Awards season may be over, but several of the Oscar nominees and winners are just starting to become more readily available to those of us who live outside of Los Angeles, New York and other major metropolitan areas.
Just two days after the Oscars, Redbox managed to get an earlier than expected release of "Whiplash," which picked up three Academy Awards this year, with J.K. Simmons also picking up just about every trophy possible for Best Supporting Actor.
"Whiplash" is a good film, but not only for Simmons' performance. Miles Teller stars as a college drumming student, Andrew, who gets a big break when he is chosen to be part of his school's revered jazz ensemble, under the strict instruction of Fletcher (Simmons).
The film quickly turns into a tense race of sorts between Andrew and Fletcher, seeing how far the young drummer can be pushed in pursuit of perfection. It is this back-and-forth that drives the movie, accented by an equally tense score, and I doubt Simmons would've received all this awards attention if he had scenes with an actor who wasn't able to keep up with the intensity like Teller.
Teller may be known for his roles in big-budget action films including the "Divergent" series and the upcoming "Fantastic Four," but he is quickly proving himself to be quite a talented actor, too, whether it's in this or the captivating coming-of-age drama "The Spectacular Now."
Yes, Simmons is intense and this performance may be in contrast to some of his more recent work (those insurance commercials, playing the dad in "Juno"), but I was not that surprised to learn he could pull off this masochistic drum instructor quite believably.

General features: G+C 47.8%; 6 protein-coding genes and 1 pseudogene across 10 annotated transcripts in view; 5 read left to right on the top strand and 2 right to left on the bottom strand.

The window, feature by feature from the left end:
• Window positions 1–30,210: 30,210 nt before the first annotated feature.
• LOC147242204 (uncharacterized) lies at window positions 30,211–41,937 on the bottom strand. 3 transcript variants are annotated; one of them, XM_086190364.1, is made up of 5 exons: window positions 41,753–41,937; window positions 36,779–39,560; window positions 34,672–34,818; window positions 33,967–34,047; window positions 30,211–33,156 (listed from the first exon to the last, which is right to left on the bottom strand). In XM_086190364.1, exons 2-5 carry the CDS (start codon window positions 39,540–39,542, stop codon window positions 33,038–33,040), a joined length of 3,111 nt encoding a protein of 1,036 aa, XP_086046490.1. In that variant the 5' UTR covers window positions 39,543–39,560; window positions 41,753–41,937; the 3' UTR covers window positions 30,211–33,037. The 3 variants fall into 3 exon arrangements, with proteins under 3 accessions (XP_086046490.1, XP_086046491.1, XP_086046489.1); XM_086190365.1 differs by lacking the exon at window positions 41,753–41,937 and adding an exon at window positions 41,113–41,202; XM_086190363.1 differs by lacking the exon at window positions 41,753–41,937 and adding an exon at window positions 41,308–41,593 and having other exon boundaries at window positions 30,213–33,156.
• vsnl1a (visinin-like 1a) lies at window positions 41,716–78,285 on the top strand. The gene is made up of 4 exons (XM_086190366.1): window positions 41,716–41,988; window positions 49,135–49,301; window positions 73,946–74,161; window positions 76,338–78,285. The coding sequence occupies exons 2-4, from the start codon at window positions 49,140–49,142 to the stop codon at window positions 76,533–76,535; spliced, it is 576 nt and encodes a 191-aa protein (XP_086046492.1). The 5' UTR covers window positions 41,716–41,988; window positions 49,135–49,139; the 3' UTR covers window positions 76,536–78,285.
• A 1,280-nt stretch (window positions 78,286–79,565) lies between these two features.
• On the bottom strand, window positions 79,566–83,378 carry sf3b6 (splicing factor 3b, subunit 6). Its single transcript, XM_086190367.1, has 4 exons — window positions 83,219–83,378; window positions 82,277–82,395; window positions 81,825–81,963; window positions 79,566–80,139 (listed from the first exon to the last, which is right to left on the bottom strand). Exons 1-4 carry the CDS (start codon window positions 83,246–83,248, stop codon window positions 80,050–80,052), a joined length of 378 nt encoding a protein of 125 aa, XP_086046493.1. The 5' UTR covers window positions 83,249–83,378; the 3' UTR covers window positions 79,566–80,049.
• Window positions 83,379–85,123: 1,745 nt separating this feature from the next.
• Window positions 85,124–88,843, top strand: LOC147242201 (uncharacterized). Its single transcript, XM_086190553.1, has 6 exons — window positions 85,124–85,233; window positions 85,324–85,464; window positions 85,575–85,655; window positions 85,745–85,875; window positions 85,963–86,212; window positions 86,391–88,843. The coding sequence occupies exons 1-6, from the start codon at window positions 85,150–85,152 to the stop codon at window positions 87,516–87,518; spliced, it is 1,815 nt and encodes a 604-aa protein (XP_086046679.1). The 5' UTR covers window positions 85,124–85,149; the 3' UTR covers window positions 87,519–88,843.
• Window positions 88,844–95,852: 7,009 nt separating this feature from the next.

To be honest, I still stand by my previous pick in the Best Supporting Actor category: Edward Norton gave one of the best performances of his career as "Birdman," and I think it will stand out for me down the line more than Simmons' performance will.
However, I would go back and amend my choice for Best Actress.
Just as Simmons swept the Best Supporting Actor race this year, Julianne Moore picked up award after award for her leading role in "Still Alice," including the Oscar. And she deserved it.
"Still Alice" follows a renowned linguistics professor (Moore) and her family as she faces a devastating diagnosis of early onset Alzheimer's disease. In addition to Moore in her Oscar-winning performance as Alice, the film co-stars Alec Baldwin as her husband, John; Kristen Stewart as her youngest daughter, Lydia; Kate Bosworth as her oldest daughter, Anna; and Hunter Parrish as her son, Tom.
The film collects a series of heart-wrenching moments over the course of a year or two of Alice's life, and Moore brings them to life without ever making anything overdramatic.
It would have been easy to play the overdramatic card in this film, but it is to the credit of both the actors and the story that some of its most intense moments come from a more realistic place, whether it's Alice forgetting one of her kids' names or a conversation between Alice and Lydia turning into an argument or a conversation between John and Lydia turning into an absolutely heartbreaking moment when it comes to the topic of Alice's care.
"Still Alice" and "Whiplash" both bring raw, emotional stories to the screen and are prime showcases for their actors to shine.
Four stars out of five.
MPAA rating: R for strong language including some sexual references
Four stars out of five.
MPAA rating: PG-13 for mature thematic material and brief language including a sexual reference